Self-Control of Your Tongue! Tame the Tongue Or It Will Ruin You
- Summary: How would you like to be able to control every part of yourself, every aspect of your personality, in a way that is pleasing to God? It can be done. How, you say? By getting the victory over your most unruly member — your tongue! Conquer that and the rest falls nicely into place.
James 3:2, Contemporary English Version All of us do many wrong things. But if you can control your tongue, you are mature and able to control your whole body.
Vs. 2, Phillips …if he can control his tongue he can control every other part of his personality!
Vs. 2, New Living Translation For if we could control our tongues, we would be perfect and could also control ourselves in every other way.
- • I’ve been a Bible-believing, Scripture-reading Christian for 45 years. But just the other day the awesome truth of these words came forcefully alive in my mind and my spirit.
- • Consider what God is saying here: that if you can control what you speak, you can get the victory over all the other parts of your fleshly, carnal nature.
- • The man or woman who understands the power of the tongue and keeps it under control will be able to control the whole body (CEV) … able to control every other part of his personality (Phillips) … able to control ourselves in every other way (NLT).
James 3:6 The tongue also is a fire, a world of evil among the parts of the body. It corrupts the whole body, sets the whole course of one’s life on fire, and is itself set on fire by hell.
- • Our words have incredible power for good, but also for evil ("the tongue is a fire"). Don’t ever lose sight of the fact that, without the restraining power of God working in us, our tongue will inevitably prove its reputation as “a world of evil.”
- • The tongue is a corrupter. Given free rein, it will eventually pollute your life down to the very deepest levels of your soul. James wrote that it can corrupt the entire body.
- • And where does the tongue get this power? It is “set on fire by hell.” The devil apparently expends much effort in persuading us to use our words loosely, immorally, viciously, and in ways that will hurt both ourselves and those around us.
- • The damage that the tongue is capable of is almost immeasurable. Can you think of something you’ve said sometime in your life that was deeply hurtful to someone? Don’t you wish you had never spoken those words? The old expression "Hold your tongue!", if obeyed, would keep many thoughtless speakers from hurting others.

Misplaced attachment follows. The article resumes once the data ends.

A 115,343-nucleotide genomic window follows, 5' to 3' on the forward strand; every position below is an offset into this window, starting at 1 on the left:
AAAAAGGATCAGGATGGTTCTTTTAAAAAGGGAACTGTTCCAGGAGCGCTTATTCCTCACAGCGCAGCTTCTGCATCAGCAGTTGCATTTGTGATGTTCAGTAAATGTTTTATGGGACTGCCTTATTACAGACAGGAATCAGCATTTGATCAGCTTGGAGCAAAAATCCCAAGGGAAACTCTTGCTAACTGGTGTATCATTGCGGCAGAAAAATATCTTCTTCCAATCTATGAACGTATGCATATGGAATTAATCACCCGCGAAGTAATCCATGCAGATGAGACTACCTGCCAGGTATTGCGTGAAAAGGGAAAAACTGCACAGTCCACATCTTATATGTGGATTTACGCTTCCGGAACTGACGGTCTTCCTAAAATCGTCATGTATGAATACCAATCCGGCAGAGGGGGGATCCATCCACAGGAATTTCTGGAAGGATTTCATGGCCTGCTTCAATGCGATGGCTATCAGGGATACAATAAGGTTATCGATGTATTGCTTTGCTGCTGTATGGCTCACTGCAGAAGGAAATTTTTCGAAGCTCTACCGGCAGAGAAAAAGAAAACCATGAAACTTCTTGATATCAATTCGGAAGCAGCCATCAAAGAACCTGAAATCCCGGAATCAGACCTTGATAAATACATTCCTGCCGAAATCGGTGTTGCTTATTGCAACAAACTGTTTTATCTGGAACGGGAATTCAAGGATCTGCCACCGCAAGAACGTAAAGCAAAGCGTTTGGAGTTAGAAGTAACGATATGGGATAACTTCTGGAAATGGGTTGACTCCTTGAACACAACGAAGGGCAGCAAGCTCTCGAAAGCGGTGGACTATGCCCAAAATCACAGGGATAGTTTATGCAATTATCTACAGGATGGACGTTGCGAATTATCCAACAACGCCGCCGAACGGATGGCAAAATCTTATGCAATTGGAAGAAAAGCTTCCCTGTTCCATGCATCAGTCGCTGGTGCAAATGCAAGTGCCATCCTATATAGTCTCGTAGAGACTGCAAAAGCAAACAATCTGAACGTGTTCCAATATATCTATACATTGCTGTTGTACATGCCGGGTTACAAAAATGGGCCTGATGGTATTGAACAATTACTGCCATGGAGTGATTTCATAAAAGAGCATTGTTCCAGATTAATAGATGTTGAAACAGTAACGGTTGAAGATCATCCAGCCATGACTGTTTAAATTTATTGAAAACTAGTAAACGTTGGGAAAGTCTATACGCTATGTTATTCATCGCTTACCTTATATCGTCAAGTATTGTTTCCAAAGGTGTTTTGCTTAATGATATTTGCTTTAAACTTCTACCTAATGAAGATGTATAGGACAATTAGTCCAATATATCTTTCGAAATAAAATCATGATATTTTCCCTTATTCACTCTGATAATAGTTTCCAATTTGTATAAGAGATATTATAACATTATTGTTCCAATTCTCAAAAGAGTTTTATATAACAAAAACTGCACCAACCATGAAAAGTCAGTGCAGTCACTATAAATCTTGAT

- • Wholesome, uplifting speech, “a word spoken in due season” (Prov. 15:23, KJV), can bring blessing and life. But the opposite results come from immoral, critical, unwholesome, or dishonest words — “The tongue has the power of life and death” (Prov. 18:21).
You might be saying, OK, Jim, I get the point. But how can I get control of my words, and by doing that get control of the rest of myself? The answer, I believe, lies in a cooperative combination of God’s work and grace in us along with our own diligence to apply Scriptural principles in our unending battle to harness the power of the tongue for good, not for evil. Here are some helpful truths:
1. Seek the Lord for the spiritual fruit of self-control.
- • Galatians 5:22-23 The fruit of the Spirit is love, joy, peace, forbearance, kindness, goodness, faithfulness, gentleness and self-control.
- • Self-control! Apply it to your words, and you’ll find it will have a “trickle-down” effect into all other areas of your life. Remember, James wrote that if we can control our tongue, we can control our whole body! This ability to curb our carnal impulses is a blessing and a spiritual fruit that is imparted to us by the Spirit of God. Seek it, cultivate it in your conduct, let it permeate all that you say and do.
- • Galatians 5:24 Those who belong to Christ Jesus have crucified the flesh with its passions and desires.
- • Here is where we cooperate with the Lord. His Holy Spirit grows within us the fruit of self-control, which certainly includes self-control of the tongue. Our part is to apply that and to “crucify the flesh” with its carnal cravings and desires. Will those cravings come, including temptations to speak harmful words? Yes, they will. But the Holy Spirit in us will give us the strength to crucify, to put to death, those temptations and inclinations. So as unwholesome words begin to arise in your heart, say a firm “NO!” to them.